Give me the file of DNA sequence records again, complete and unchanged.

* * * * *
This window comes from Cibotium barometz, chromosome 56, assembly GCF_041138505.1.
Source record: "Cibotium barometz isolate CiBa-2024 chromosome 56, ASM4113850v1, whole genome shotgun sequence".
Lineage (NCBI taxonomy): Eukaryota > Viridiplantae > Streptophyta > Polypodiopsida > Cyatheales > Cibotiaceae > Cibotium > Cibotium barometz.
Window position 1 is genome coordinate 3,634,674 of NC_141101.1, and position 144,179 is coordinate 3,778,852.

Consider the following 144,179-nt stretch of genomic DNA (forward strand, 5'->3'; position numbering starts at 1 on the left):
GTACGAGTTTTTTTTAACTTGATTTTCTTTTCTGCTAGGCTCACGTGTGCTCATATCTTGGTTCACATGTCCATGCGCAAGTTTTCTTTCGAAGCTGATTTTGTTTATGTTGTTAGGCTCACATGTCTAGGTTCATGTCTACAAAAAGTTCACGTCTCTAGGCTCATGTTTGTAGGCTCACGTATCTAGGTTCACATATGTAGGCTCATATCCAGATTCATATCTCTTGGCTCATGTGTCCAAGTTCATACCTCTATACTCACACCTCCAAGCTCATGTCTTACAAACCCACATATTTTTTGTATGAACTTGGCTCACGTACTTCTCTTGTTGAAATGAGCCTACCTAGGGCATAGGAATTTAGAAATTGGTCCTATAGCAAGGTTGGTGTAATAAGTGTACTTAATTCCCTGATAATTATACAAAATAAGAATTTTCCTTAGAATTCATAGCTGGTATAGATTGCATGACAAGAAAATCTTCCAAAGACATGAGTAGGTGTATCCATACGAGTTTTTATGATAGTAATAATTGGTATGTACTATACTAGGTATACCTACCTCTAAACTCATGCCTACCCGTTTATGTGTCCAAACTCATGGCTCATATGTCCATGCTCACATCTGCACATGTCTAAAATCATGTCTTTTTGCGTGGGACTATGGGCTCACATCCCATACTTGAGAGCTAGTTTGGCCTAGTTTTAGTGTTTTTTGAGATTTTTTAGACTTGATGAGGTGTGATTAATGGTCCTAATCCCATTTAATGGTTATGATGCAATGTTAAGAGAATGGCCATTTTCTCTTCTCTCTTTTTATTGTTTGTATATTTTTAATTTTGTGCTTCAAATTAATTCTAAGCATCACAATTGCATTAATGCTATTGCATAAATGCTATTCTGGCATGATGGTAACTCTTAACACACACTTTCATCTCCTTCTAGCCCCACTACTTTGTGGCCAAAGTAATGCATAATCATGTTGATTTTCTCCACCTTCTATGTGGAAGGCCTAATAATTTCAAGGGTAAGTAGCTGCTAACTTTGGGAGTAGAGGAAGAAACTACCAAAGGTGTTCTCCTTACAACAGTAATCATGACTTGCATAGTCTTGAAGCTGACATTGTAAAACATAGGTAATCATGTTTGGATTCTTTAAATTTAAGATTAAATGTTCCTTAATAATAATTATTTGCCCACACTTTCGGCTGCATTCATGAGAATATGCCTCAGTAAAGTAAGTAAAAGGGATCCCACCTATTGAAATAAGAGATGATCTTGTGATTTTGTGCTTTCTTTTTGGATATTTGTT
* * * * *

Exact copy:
This window comes from Cibotium barometz, chromosome 56, assembly GCF_041138505.1.
Source record: "Cibotium barometz isolate CiBa-2024 chromosome 56, ASM4113850v1, whole genome shotgun sequence".
Lineage (NCBI taxonomy): Eukaryota > Viridiplantae > Streptophyta > Polypodiopsida > Cyatheales > Cibotiaceae > Cibotium > Cibotium barometz.
Window position 1 is genome coordinate 3,634,674 of NC_141101.1, and position 144,179 is coordinate 3,778,852.

Consider the following 144,179-nt stretch of genomic DNA (forward strand, 5'->3'; position numbering starts at 1 on the left):
GTACGAGTTTTTTTTAACTTGATTTTCTTTTCTGCTAGGCTCACGTGTGCTCATATCTTGGTTCACATGTCCATGCGCAAGTTTTCTTTCGAAGCTGATTTTGTTTATGTTGTTAGGCTCACATGTCTAGGTTCATGTCTACAAAAAGTTCACGTCTCTAGGCTCATGTTTGTAGGCTCACGTATCTAGGTTCACATATGTAGGCTCATATCCAGATTCATATCTCTTGGCTCATGTGTCCAAGTTCATACCTCTATACTCACACCTCCAAGCTCATGTCTTACAAACCCACATATTTTTTGTATGAACTTGGCTCACGTACTTCTCTTGTTGAAATGAGCCTACCTAGGGCATAGGAATTTAGAAATTGGTCCTATAGCAAGGTTGGTGTAATAAGTGTACTTAATTCCCTGATAATTATACAAAATAAGAATTTTCCTTAGAATTCATAGCTGGTATAGATTGCATGACAAGAAAATCTTCCAAAGACATGAGTAGGTGTATCCATACGAGTTTTTATGATAGTAATAATTGGTATGTACTATACTAGGTATACCTACCTCTAAACTCATGCCTACCCGTTTATGTGTCCAAACTCATGGCTCATATGTCCATGCTCACATCTGCACATGTCTAAAATCATGTCTTTTTGCGTGGGACTATGGGCTCACATCCCATACTTGAGAGCTAGTTTGGCCTAGTTTTAGTGTTTTTTGAGATTTTTTAGACTTGATGAGGTGTGATTAATGGTCCTAATCCCATTTAATGGTTATGATGCAATGTTAAGAGAATGGCCATTTTCTCTTCTCTCTTTTTATTGTTTGTATATTTTTAATTTTGTGCTTCAAATTAATTCTAAGCATCACAATTGCATTAATGCTATTGCATAAATGCTATTCTGGCATGATGGTAACTCTTAACACACACTTTCATCTCCTTCTAGCCCCACTACTTTGTGGCCAAAGTAATGCATAATCATGTTGATTTTCTCCACCTTCTATGTGGAAGGCCTAATAATTTCAAGGGTAAGTAGCTGCTAACTTTGGGAGTAGAGGAAGAAACTACCAAAGGTGTTCTCCTTACAACAGTAATCATGACTTGCATAGTCTTGAAGCTGACATTGTAAAACATAGGTAATCATGTTTGGATTCTTTAAATTTAAGATTAAATGTTCCTTAATAATAATTATTTGCCCACACTTTCGGCTGCATTCATGAGAATATGCCTCAGTAAAGTAAGTAAAAGGGATCCCACCTATTGAAATAAGAGATGATCTTGTGATTTTGTGCTTTCTTTTTGGATATTTGTT